Berkeley Ablaze: The New Civics in Action
On February 1, protesters at the University of California Berkeley rioted outside an auditorium in which Milo Yiannopoulos was scheduled to speak, forcing the cancellation of his talk. They set fires, broke windows and assaulted bystanders.
President Donald Trump responded with a Tweet: “If U.C. Berkeley does not allow free speech and practices violence on innocent people with a different point of view - NO FEDERAL FUNDS?”
Trump’s tweet was taken by some as a declaration he would move to rescind all federal funding to the university. That’s implausible, and the question mark surely suggests a question, not a policy decision. There may well be some discretionary federal funding that should be open for reconsideration when universities are unable to secure the basic condition of the free exchange of ideas on their own campuses.
UC Berkeley’s Chancellor, Nicholas Dirks, does not come off in this affair as blameless. He properly upheld the right of the Berkeley College Republicans to invite Yiannopoulos to speak, and he firmly rejected the call from student activists and faculty members to cancel the event. His rejection of it, however, warrants attention. He declared: “The U.S. Constitution prohibits the University of California Berkeley as a public institution from banning expression based on its contents or viewpoints, even when those viewpoints are hateful or discriminatory.” He also said that Yiannopoulos is “a troll and provocateur who uses odious behavior.”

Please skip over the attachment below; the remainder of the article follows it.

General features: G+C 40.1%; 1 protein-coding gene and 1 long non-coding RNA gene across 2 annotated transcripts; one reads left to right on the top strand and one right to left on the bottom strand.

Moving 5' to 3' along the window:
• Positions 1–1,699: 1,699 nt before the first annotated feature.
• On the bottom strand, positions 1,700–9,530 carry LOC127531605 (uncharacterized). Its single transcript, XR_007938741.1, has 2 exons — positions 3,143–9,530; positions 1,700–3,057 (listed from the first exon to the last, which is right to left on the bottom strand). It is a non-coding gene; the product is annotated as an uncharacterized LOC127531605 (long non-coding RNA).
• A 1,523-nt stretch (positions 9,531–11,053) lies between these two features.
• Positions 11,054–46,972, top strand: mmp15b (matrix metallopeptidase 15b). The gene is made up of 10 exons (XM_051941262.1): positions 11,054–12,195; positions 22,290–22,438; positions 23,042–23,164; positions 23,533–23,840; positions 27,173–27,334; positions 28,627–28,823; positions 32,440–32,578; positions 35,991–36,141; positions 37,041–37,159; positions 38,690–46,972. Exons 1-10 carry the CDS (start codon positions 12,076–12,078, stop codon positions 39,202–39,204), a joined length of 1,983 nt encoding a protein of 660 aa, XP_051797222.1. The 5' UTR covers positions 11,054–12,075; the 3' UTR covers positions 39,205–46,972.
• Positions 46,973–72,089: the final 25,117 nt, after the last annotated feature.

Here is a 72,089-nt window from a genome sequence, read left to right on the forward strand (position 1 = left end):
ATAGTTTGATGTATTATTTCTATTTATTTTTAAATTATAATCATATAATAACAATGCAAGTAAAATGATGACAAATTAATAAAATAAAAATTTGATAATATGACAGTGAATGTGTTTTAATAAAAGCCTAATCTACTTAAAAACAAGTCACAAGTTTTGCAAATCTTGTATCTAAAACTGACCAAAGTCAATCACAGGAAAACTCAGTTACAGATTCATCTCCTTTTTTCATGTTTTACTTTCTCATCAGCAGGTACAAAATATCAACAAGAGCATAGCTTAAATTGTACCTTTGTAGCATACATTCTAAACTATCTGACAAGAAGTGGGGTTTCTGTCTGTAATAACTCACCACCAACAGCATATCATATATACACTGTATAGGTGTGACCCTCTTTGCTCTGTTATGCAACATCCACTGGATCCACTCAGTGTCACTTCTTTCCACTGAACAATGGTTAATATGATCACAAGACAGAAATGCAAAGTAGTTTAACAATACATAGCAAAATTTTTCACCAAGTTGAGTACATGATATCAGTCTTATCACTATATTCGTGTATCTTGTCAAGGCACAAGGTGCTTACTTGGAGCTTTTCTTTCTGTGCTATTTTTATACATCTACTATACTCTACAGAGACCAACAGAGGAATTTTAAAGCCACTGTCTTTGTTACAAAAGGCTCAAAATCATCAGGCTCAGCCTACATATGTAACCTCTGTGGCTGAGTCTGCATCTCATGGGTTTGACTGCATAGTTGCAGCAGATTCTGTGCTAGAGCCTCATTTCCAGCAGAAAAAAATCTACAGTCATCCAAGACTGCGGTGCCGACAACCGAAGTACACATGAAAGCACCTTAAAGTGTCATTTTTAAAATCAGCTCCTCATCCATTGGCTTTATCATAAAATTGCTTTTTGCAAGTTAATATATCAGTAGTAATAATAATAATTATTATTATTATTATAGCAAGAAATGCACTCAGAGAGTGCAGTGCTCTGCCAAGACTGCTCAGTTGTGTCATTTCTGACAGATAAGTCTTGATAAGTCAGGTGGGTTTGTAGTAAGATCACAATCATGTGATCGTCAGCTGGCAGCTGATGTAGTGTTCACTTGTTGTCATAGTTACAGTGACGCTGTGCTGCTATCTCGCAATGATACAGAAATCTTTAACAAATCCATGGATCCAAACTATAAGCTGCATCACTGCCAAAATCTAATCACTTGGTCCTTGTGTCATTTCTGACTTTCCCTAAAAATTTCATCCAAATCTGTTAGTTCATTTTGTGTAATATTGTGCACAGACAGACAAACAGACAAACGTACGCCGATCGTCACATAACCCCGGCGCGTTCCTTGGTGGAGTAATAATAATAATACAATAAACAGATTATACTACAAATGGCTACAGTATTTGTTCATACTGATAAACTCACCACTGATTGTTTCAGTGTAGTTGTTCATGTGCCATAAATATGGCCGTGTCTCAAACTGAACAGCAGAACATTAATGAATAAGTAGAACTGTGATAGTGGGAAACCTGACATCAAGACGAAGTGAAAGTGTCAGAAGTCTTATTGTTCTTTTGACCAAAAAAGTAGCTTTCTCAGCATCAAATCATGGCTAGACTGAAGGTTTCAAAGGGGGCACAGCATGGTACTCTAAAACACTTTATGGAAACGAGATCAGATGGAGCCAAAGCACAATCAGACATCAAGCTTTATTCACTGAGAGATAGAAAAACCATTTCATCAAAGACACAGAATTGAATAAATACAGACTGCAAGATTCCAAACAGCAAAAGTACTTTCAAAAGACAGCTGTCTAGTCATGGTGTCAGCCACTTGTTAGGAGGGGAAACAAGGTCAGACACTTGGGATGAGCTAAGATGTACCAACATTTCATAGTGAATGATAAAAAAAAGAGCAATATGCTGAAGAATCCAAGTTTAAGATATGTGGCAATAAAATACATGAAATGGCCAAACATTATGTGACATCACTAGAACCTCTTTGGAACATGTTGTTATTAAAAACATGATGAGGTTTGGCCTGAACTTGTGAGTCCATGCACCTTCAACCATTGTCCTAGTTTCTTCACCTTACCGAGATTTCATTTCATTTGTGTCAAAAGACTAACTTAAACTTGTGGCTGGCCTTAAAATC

These are not exactly words that are likely to calm an agitated community. They amount to saying that an odious individual is coming to campus and there is nothing we can do about it—officially. Berkeley added extra police protection for the event, but as it turned out, far less than was actually needed.
The riot was orchestrated and organized. A substantial number of the rioters showed up wearing face masks and equipped with incendiary devices. Anarchists advertised and coordinated a plan of attack online.
Were the police caught by surprise? They shouldn't have been. It was not as if the preparations were hard to spot.
On January 31, a student, Mukund Rathi, wrote an op-ed in The Daily Californian announcing the time and place for students to assemble to “show our unwillingness to allow our campus to be used the spread Yiannopoulos’s vile bigotry.” Rathi rather bizarrely cited the Berkeley Free Speech Movement of 1963-1964 as a precedent. Apparently, in Rathi’s reading, the Free Speech movement wasn’t about free speech, but about “nonviolent direct action” on behalf of the Civil Rights Movement. Or, as Rathi puts it, “It wasn’t just about the right of unrestricted free speech.”
Yes, the speech of that era had actual content and was not just an expression of loyalty to an abstract principle. But it is remarkable to see how easily the Berkeley students of today jettison the principle altogether. In this reading, the Free Speech Movement was about gaining power, and that’s all that matters. In their view, Yiannopoulos and those who wanted to hear what he had to say possess no right of free speech at all.